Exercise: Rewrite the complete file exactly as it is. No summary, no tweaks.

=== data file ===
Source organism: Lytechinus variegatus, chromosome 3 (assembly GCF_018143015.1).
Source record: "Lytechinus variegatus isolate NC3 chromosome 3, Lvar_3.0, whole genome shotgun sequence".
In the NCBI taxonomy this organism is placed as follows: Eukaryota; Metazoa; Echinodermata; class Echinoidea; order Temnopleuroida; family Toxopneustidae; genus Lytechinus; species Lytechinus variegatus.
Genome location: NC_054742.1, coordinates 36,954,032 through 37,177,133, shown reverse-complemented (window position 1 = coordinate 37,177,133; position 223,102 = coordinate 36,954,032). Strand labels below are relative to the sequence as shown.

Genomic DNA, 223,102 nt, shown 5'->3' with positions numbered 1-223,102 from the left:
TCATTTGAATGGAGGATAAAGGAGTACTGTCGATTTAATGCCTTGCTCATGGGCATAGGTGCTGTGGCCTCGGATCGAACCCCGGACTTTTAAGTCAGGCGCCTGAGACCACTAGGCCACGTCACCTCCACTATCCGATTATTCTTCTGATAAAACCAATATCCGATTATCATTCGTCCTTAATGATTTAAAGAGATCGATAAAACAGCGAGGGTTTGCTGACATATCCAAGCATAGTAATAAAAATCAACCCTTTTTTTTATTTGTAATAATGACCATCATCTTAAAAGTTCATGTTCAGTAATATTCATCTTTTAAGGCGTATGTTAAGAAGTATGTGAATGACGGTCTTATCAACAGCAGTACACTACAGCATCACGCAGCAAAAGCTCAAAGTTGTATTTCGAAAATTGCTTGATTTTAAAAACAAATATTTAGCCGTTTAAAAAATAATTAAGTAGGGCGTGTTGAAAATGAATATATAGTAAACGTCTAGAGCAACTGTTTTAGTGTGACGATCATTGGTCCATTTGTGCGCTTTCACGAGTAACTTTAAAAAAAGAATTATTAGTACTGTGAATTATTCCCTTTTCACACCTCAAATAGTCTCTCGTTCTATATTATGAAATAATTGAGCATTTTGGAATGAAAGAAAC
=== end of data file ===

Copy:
Source organism: Lytechinus variegatus, chromosome 3 (assembly GCF_018143015.1).
Source record: "Lytechinus variegatus isolate NC3 chromosome 3, Lvar_3.0, whole genome shotgun sequence".
In the NCBI taxonomy this organism is placed as follows: Eukaryota; Metazoa; Echinodermata; class Echinoidea; order Temnopleuroida; family Toxopneustidae; genus Lytechinus; species Lytechinus variegatus.
Genome location: NC_054742.1, coordinates 36,954,032 through 37,177,133, shown reverse-complemented (window position 1 = coordinate 37,177,133; position 223,102 = coordinate 36,954,032). Strand labels below are relative to the sequence as shown.

Genomic DNA, 223,102 nt, shown 5'->3' with positions numbered 1-223,102 from the left:
TCATTTGAATGGAGGATAAAGGAGTACTGTCGATTTAATGCCTTGCTCATGGGCATAGGTGCTGTGGCCTCGGATCGAACCCCGGACTTTTAAGTCAGGCGCCTGAGACCACTAGGCCACGTCACCTCCACTATCCGATTATTCTTCTGATAAAACCAATATCCGATTATCATTCGTCCTTAATGATTTAAAGAGATCGATAAAACAGCGAGGGTTTGCTGACATATCCAAGCATAGTAATAAAAATCAACCCTTTTTTTTATTTGTAATAATGACCATCATCTTAAAAGTTCATGTTCAGTAATATTCATCTTTTAAGGCGTATGTTAAGAAGTATGTGAATGACGGTCTTATCAACAGCAGTACACTACAGCATCACGCAGCAAAAGCTCAAAGTTGTATTTCGAAAATTGCTTGATTTTAAAAACAAATATTTAGCCGTTTAAAAAATAATTAAGTAGGGCGTGTTGAAAATGAATATATAGTAAACGTCTAGAGCAACTGTTTTAGTGTGACGATCATTGGTCCATTTGTGCGCTTTCACGAGTAACTTTAAAAAAAGAATTATTAGTACTGTGAATTATTCCCTTTTCACACCTCAAATAGTCTCTCGTTCTATATTATGAAATAATTGAGCATTTTGGAATGAAAGAAAC